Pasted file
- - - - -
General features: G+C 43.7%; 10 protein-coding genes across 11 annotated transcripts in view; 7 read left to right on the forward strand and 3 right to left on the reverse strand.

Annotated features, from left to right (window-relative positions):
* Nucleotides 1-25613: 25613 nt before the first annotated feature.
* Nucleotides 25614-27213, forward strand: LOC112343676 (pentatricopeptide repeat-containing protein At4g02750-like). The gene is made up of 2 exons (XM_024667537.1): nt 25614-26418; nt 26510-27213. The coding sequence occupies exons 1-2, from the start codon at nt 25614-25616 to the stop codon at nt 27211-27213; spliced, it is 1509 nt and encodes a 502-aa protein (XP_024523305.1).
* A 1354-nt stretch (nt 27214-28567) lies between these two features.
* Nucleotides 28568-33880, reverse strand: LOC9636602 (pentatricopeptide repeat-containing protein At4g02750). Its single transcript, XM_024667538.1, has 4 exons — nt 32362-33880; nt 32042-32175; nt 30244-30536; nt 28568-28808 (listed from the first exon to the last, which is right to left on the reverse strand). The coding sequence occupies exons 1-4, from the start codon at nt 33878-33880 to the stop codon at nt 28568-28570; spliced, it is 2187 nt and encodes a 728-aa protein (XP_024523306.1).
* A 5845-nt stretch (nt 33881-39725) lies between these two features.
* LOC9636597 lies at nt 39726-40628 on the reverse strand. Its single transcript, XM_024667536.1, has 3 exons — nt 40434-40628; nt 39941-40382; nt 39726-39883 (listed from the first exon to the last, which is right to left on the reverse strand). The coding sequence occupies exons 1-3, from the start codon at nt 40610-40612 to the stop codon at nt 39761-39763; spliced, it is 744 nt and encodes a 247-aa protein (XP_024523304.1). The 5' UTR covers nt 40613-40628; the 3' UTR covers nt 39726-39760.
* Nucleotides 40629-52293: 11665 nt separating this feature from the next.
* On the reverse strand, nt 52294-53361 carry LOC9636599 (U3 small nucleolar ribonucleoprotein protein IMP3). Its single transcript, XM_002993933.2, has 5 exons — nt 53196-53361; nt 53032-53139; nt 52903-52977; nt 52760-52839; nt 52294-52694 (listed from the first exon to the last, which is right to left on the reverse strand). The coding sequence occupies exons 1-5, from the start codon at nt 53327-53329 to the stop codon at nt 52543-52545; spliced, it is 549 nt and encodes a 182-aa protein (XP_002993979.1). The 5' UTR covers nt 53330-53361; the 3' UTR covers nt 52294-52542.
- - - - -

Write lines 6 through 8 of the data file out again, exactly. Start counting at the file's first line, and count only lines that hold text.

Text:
* Nucleotides 28568-33880, reverse strand: LOC9636602 (pentatricopeptide repeat-containing protein At4g02750). Its single transcript, XM_024667538.1, has 4 exons — nt 32362-33880; nt 32042-32175; nt 30244-30536; nt 28568-28808 (listed from the first exon to the last, which is right to left on the reverse strand). The coding sequence occupies exons 1-4, from the start codon at nt 33878-33880 to the stop codon at nt 28568-28570; spliced, it is 2187 nt and encodes a 728-aa protein (XP_024523306.1).
* A 5845-nt stretch (nt 33881-39725) lies between these two features.
* LOC9636597 lies at nt 39726-40628 on the reverse strand. Its single transcript, XM_024667536.1, has 3 exons — nt 40434-40628; nt 39941-40382; nt 39726-39883 (listed from the first exon to the last, which is right to left on the reverse strand). The coding sequence occupies exons 1-3, from the start codon at nt 40610-40612 to the stop codon at nt 39761-39763; spliced, it is 744 nt and encodes a 247-aa protein (XP_024523304.1). The 5' UTR covers nt 40613-40628; the 3' UTR covers nt 39726-39760.